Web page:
In the examination of the logged data, the commercial polyurea (PU – Min) electric motor grease had the highest resulting energy consumption measurement. The lithium complex (LiCx – PAO) energy consumption measurement was 2.17% lower than the baseline polyurea, which was expected due to its use of PAO base fluid and friction reducing additives. However, the lowest energy consumption was measured for the authors experimental polymer thickened grease (Polymer – PAO). In this final measurement, the resulting energy consumption was over 3.12% lower than the benchmark polyurea reference grease. Unexpectedly, bearing temperatures remained fairly consistent over the duration of the test, and within a similar range for each of the three tested greases. Based upon this observation, we believe the bearings require more time than the 48 hours allowed to reach a steady state temperature. Once a steady state temperature is achieved, we believe the expected differentiation in operating temperatures among the test greases will be evident. This explanation is consistent with others findings, where bearing temperatures were found to be inconsistent for up to 20 days from the initial start-up [11].


Energy savings for electric motors can only be achieved through a reduction in energy losses. Three lubrication related conditions influence these energy losses, and they are churn, traction and friction. Greases can be specifically designed to influence these lubrication related conditions through the selection of formulating components with specific characteristics, including low traction, reduced viscosity, and low friction. Differences can be observed between current technology commercial greases utilizing conventional thickener types and experimental polymer based greases in laboratory bench testing. These polymer thickened greases have unique characteristics which contribute toward friction and traction reduction, especially at higher temperatures. MTM and SRV® are versatile tools for measurement of a lubricant’s friction and traction reducing potential, and are therefore valuable for analyzing and optimizing grease formulations for this purpose. Greases for electric motor application based upon novel polymer thickeners have demonstrated in these tests that they can provide a very low coefficient of friction and low traction, resulting in low Stribeck friction coefficients. The Stribeck friction coefficient can be a valuable tool in screening greases for energy savings potential. A laboratory rig based upon full-scale electric motor was successfully used to evaluate the energy consumption differences provided by the use of different greases. In this motor test rig, greases based upon novel polymer thickeners with low Stribeck friction coefficients have demonstrated they can positively influence the energy consumption of an electric motor. The energy and cost savings impact through use of this next generation technology is evident, and simple to apply today. - 56 VOLUME 79, NUMBER 6


The authors would like to acknowledge the contribution of Doug Majors and Nathan Claycamp of Axel Americas LLC for their assistance in conducting the electric motor energy evaluation. Authors would also like to acknowledge Axel Americas LLC and Vanderbilt Chemicals LLC for their gracious support in conducting this research.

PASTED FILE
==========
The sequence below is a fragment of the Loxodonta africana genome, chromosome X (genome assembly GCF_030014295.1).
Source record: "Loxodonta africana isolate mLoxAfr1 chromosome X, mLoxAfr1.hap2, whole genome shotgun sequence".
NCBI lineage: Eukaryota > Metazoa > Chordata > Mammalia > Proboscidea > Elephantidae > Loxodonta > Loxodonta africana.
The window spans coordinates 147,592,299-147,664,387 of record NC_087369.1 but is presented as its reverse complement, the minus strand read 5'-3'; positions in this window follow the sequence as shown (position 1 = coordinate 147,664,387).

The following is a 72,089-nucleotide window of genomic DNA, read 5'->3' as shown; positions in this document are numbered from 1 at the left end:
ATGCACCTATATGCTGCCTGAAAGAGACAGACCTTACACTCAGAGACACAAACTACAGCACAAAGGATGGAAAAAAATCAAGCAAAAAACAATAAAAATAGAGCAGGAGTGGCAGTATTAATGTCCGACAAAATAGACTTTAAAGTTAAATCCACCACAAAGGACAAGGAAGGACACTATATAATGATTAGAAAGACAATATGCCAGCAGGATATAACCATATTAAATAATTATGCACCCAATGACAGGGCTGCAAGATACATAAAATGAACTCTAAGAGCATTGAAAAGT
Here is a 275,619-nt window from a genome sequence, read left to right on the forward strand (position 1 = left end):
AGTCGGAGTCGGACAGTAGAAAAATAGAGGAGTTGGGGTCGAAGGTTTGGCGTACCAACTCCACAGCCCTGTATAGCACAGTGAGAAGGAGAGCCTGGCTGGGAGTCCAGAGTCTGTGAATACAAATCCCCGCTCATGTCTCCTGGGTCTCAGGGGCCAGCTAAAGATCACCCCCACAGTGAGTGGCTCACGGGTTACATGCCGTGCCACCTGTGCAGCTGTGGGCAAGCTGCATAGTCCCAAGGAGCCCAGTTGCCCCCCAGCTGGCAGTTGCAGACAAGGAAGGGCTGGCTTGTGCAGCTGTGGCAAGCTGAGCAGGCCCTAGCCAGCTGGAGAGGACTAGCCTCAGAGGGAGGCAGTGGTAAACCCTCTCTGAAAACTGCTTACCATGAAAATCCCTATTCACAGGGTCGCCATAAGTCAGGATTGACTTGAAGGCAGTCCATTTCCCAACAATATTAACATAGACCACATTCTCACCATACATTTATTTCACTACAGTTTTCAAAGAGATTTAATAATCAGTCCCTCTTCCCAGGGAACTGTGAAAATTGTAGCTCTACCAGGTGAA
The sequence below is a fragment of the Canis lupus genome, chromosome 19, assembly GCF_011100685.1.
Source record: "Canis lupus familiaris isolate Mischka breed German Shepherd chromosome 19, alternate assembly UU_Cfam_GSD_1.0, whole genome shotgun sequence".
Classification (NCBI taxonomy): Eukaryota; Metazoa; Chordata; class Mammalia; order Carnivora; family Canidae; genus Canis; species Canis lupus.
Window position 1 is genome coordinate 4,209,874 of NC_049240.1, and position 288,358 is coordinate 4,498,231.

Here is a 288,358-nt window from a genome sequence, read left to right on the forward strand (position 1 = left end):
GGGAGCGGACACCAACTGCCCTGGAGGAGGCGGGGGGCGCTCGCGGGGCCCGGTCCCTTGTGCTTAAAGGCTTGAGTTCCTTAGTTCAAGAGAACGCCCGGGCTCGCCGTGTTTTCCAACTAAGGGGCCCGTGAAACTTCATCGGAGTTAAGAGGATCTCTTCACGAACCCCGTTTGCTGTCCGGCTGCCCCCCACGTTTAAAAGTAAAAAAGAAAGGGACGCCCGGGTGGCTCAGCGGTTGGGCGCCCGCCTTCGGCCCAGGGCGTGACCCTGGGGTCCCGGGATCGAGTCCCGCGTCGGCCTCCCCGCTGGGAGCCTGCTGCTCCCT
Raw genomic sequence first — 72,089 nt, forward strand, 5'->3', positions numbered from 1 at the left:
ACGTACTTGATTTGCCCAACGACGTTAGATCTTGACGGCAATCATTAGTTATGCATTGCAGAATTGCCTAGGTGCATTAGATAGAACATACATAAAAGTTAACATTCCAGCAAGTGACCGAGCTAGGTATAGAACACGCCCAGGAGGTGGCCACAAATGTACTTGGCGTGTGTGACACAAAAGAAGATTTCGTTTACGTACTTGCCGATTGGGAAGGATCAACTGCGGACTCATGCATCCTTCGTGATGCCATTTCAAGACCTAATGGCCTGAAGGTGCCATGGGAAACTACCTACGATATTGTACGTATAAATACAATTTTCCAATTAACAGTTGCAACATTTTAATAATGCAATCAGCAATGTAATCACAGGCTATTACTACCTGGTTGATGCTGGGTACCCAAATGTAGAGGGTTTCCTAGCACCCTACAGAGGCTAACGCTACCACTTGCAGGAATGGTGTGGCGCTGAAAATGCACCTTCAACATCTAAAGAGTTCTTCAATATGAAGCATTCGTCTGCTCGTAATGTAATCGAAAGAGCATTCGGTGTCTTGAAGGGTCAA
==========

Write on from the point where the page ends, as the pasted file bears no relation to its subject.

REFERENCES 1. P . Walde, “Energy efficiency policy opportunities for electric motor driven systems”, International Energy Agency publication, 2011 2. B. Jacobson, “Polymer thickened lubricant”, (Lubrisense White Paper 2007/07) Axel Christiernsson 3. J. Leckner, “Energy efficiency and lubrication mechanisms of polymer thickened greases – Apples and oranges”, in ELGI 27th AGM, Barcelona Spain, 2015 4. R. Westbroek, “Upper Operating Temperature of Grease: Too Hot to Handle?,” in ELGI 26th AGM, Dubrovnik Croatia, 2014 5. Anonymous, “SKF Bearing Handbook for Electric Motors,” SKF publication 140-­ ‐430, Version 11/2005 6. W.H. Detweiler, “Common causes and cures for roller bearing overheating” SKF USA Inc., King of Prussia, PA 7. J. Vinci, “Developing Next Generation Axle Fluids: Part II – Systematic Formulating Approach”, SAE publication 02SFL-­‐ 154 8. Axel Christiernsson internal report 9. G. Fish, “”Grease additives for high temperature bearing applications”, in ELGI 26th AGM, Dubrovnik Croatia, 2014 10. Anonymous, “Mobil technical topic: Guide to electric motor lubrication”, Exxon Mobil publication, 2009 11. G. Fish, “The development of energy efficient greases”, in ELGI 27th AGM, Barcelona Spain, 2015


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Advertiser’s Index Afton Chemical, pg 4 Covenant Engineering, pg 5 King Industries, pg 7 Lubes N Greases, pg 58 Lubrizol Corporation, Back Cover Sea-Land pg 5 Vanderbilt Chemicals, LLC, Inside Front Cover

Helping the World Run a Little More Efficiently In today’s complex marketplace, you need a technology partner that understands the demands of ever-changing applications, environmental concerns, LEAN manufacturing and worldwide standards and protocols. Lubrizol is at the forefront of industry advancements offering our customers superior functionality, product consistency, R&D and testing. We are improving grease performance and processes worldwide. To learn more visit www.lubrizol.com.